3.

Down in the fields all prospers well;
But now from the fields come, father—come at the daughter's call;

6.

Liberty! let others despair of you! I never despair of you.

Is the house shut? Is the master away?

A great year and place; A harsh, discordant, natal scream out-sounding, to touch the mother's heart closer than any yet.

2.

All the menacing might of the globe uprisen around me;
Yet there with my soul I fed—I fed content, supercilious.
2.

'Twas well, O soul! 'twas a good preparation you gave me!
Now we advance our latent and ampler hunger to fill;
Now we go forth to receive what the earth and the sea never gave us;
Not through the mighty woods we go, but through the mightier cities;

Then the mechanics take him for a mechanic,
And the soldiers suppose him to be a soldier, and the sailors that he has
followed the sea,
And the authors take him for an author, and the artists for an artist,
And the labourers perceive he could labour with them and love them;

There is something that comes home to one now and perpetually;
It is not what is printed, preached, discussed—it eludes discussion and
print;
It is not to be put in a book—it is not in this book;
It is for you, whoever you are—it is no farther from you than your hearing
and sight are from you;
It is hinted by nearest, commonest, readiest—it is ever provoked by them.

friend;
And that night, while all was still, I heard the waters roll slowly
continually up the shores,

The words of the true poems give you more than poems,
They give you, to form for yourself, poems, religions, politics, war,
peace, behaviour, histories, essays, romances, and everything else,

8.

I am the credulous man of qualities, ages, races;

O singer bashful and tender! I hear your notes—I hear your call;
I hear—I come presently—I understand you;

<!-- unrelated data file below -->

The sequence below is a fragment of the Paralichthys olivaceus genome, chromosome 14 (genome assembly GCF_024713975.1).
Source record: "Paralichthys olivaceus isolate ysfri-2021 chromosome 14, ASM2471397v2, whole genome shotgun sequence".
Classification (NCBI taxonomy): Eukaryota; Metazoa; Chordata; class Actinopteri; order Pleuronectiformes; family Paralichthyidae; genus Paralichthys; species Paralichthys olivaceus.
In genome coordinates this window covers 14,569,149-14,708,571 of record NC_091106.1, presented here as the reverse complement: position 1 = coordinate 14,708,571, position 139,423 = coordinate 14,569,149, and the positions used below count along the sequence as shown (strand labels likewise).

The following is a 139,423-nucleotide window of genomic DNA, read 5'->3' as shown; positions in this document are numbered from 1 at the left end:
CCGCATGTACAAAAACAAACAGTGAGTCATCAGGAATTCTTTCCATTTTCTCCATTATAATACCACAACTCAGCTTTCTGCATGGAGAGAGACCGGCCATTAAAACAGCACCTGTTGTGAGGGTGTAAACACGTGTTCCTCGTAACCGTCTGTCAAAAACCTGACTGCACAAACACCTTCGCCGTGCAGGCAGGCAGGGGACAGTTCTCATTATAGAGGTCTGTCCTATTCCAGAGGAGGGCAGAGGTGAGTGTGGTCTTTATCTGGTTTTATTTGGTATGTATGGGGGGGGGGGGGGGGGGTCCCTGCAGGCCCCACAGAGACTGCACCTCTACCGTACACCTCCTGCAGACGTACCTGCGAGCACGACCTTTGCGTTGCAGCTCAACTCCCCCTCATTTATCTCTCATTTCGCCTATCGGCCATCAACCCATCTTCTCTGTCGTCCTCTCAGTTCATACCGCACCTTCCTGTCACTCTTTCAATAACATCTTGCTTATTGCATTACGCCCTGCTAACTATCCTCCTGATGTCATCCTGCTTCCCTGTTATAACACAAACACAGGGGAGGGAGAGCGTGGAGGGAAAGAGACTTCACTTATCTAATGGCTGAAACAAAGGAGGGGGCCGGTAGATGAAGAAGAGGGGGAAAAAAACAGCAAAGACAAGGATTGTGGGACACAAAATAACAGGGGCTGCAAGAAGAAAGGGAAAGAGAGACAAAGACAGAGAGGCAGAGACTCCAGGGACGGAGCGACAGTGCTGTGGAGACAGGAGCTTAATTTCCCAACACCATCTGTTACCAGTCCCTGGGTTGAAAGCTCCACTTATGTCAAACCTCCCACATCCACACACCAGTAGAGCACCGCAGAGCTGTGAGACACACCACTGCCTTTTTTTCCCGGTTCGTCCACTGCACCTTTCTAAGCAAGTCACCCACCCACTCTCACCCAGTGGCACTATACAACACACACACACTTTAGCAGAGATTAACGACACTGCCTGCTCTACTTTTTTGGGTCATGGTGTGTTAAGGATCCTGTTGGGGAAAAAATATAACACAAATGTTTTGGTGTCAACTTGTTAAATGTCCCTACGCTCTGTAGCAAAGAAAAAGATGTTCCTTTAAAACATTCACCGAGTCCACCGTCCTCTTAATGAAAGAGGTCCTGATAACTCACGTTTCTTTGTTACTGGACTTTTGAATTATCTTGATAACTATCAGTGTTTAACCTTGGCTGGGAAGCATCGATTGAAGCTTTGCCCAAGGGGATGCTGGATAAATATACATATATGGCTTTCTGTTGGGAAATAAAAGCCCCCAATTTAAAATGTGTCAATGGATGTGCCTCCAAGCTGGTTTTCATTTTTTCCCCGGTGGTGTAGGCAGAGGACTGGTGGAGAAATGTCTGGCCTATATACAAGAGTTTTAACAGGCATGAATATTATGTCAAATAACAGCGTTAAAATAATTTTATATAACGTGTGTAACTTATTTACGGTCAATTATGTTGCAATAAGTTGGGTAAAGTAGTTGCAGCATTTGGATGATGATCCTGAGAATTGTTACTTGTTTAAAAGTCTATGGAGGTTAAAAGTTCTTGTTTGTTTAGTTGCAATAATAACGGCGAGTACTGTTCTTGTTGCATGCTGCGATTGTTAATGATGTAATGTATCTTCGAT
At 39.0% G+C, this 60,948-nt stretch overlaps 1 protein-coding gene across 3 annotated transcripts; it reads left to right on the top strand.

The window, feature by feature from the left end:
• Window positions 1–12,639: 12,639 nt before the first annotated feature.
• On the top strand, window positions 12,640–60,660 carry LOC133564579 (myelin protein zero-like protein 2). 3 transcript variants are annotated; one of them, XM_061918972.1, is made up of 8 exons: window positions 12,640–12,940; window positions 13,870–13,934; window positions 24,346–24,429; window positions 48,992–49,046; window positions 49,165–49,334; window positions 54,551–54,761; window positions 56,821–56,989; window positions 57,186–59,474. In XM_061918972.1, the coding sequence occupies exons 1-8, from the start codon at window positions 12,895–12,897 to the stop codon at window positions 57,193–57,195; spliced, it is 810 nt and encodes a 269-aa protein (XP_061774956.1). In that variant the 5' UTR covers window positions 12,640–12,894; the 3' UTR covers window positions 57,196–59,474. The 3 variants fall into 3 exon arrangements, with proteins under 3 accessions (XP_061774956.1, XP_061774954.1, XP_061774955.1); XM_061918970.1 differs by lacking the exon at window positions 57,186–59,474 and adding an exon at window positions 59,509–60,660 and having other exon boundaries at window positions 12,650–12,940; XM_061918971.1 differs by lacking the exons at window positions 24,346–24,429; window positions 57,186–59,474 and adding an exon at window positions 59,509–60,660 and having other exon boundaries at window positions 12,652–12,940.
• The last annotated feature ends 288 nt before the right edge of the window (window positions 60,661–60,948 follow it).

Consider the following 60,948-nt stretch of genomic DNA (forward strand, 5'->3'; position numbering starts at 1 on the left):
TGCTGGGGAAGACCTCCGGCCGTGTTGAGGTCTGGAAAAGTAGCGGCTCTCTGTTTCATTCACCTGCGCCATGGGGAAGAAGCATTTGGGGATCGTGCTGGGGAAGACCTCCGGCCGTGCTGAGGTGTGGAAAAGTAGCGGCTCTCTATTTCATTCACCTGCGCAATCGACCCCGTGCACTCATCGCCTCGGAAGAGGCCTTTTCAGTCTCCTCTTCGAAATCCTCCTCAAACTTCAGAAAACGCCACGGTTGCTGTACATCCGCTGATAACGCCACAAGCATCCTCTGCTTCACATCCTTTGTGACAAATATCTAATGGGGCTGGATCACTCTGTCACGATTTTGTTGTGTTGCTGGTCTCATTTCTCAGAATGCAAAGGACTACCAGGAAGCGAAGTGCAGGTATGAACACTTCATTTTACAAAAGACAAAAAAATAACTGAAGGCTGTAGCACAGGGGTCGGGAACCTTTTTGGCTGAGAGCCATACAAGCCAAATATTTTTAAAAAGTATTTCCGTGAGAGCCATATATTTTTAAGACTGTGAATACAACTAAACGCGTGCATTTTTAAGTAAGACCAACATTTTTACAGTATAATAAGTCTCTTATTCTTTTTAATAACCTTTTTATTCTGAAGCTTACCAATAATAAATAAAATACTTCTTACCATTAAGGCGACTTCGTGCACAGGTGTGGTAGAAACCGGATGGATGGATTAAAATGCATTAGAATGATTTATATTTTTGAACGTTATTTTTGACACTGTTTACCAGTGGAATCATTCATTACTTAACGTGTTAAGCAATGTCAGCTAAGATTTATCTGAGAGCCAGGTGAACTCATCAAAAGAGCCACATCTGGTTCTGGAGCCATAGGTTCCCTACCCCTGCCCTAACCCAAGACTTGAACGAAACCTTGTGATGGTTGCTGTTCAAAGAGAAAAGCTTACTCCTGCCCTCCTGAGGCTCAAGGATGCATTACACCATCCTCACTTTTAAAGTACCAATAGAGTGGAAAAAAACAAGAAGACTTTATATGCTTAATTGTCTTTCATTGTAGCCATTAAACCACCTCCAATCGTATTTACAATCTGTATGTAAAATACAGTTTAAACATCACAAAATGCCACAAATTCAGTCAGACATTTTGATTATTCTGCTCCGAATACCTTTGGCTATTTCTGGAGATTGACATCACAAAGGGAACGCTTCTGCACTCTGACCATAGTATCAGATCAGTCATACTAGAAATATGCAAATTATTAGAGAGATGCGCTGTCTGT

But a moment I linger—for the lustrous star has detained me;
The star, my comrade departing, holds and detains me.
10.

O how shall I warble myself for the dead one there I loved?

Grown, half-grown, and babe, of this country and every country, indoors and outdoors, one just as much as the other, I see, And all else behind or through them.

The wife—and she is not one jot less than the husband;
The daughter—and she is just as good as the son;
The mother—and she is every bit as much as the father.
Offspring of ignorant and poor, boys apprenticed to trades,

He is decently put away—is there anything more?
He was a good fellow, free-mouthed, quick-tempered, not bad-looking, able to take his own part, witty, sensitive to a slight, ready with life or death for a friend, fond of women, gambled, ate hearty, drank hearty, had known what it was to be flush, grew low-spirited toward the last, sickened, was helped by a contribution, died, aged forty- one years—and that was his funeral.

And every day the he-bird, to and fro, near at hand,
And every day the she-bird, crouched on her nest, silent,
with bright eyes;
And every day I, a curious boy, never too close, never
disturbing them,

its orbit for ever and ever, without one jolt, or the untruth of a
single second;
I do not think it was made in six days, nor in ten thousand years, nor ten
billions of years,
Nor planned and built one thing after another, as an architect plans and
builds a house.
I do not think seventy years is the time of a man or woman,
Nor that seventy millions of years is the time of a man or woman,

awake, South, North, East, West, inland and seaboard, we will
surely awake.

TEARS.
Tears! tears! tears!

I see the swarms of Pekin, Canton, Benares, Delhi, Calcutta, Yedo;
I see the Kruman in his hut, and the Dahoman and Ashantee-man in their
huts;

Every part able, active, receptive, without shame or the need of shame.
Air, soil, water, fire—these are words; I myself am a word with them—my qualities interpenetrate with theirs—my name is nothing to them; Though it were told in the three thousand languages, what would air, soil, water, fire, know of my name?

A healthy presence, a friendly or commanding gesture, are words, sayings,
meanings;

Pioneers! O pioneers!
TO THE SAYERS OF WORDS.
1.

I see the place of the idea of the Deity incarnated by avatars in human
forms;
I see the spots of the successions of priests on the earth—oracles,
sacrificers, brahmins, sabians, lamas, monks, muftis, exhorters;
I see where druids walked the groves of Mona—I see the mistletoe and
vervain;
I see the temples of the deaths of the bodies of Gods—I see the old
signifiers.

I see this day the People beginning their landmarks, all others give way;
Never were such sharp questions asked as this day;
Never was average man, his soul, more energetic, more like a God.
Lo! how he urges and urges, leaving the masses no rest;

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